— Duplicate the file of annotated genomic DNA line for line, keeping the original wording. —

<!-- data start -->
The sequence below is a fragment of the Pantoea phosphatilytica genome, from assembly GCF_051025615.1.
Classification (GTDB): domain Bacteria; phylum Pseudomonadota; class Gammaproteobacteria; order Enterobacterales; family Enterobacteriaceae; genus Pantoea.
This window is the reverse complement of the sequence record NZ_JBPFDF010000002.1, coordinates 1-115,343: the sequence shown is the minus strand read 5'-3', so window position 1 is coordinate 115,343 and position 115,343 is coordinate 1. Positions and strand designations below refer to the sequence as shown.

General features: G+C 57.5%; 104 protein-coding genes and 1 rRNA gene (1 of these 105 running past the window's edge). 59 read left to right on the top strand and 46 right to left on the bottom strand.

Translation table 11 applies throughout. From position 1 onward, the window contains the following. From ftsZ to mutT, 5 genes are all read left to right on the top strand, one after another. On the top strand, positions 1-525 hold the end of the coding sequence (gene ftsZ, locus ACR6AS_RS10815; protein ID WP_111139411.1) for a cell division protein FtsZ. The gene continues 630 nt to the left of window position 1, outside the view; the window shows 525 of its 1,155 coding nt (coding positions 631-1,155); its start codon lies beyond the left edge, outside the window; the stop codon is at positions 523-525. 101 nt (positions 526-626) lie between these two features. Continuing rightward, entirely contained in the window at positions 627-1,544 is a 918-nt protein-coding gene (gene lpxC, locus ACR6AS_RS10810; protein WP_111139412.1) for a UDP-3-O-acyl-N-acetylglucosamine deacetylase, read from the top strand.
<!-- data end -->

The sequence below is a fragment of the Pantoea phosphatilytica genome, from assembly GCF_051025615.1.
Classification (GTDB): domain Bacteria; phylum Pseudomonadota; class Gammaproteobacteria; order Enterobacterales; family Enterobacteriaceae; genus Pantoea.
This window is the reverse complement of the sequence record NZ_JBPFDF010000002.1, coordinates 1-115,343: the sequence shown is the minus strand read 5'-3', so window position 1 is coordinate 115,343 and position 115,343 is coordinate 1. Positions and strand designations below refer to the sequence as shown.

General features: G+C 57.5%; 104 protein-coding genes and 1 rRNA gene (1 of these 105 running past the window's edge). 59 read left to right on the top strand and 46 right to left on the bottom strand.

Translation table 11 applies throughout. From position 1 onward, the window contains the following. From ftsZ to mutT, 5 genes are all read left to right on the top strand, one after another. On the top strand, positions 1-525 hold the end of the coding sequence (gene ftsZ, locus ACR6AS_RS10815; protein ID WP_111139411.1) for a cell division protein FtsZ. The gene continues 630 nt to the left of window position 1, outside the view; the window shows 525 of its 1,155 coding nt (coding positions 631-1,155); its start codon lies beyond the left edge, outside the window; the stop codon is at positions 523-525. 101 nt (positions 526-626) lie between these two features. Continuing rightward, entirely contained in the window at positions 627-1,544 is a 918-nt protein-coding gene (gene lpxC, locus ACR6AS_RS10810; protein WP_111139412.1) for a UDP-3-O-acyl-N-acetylglucosamine deacetylase, read from the top strand.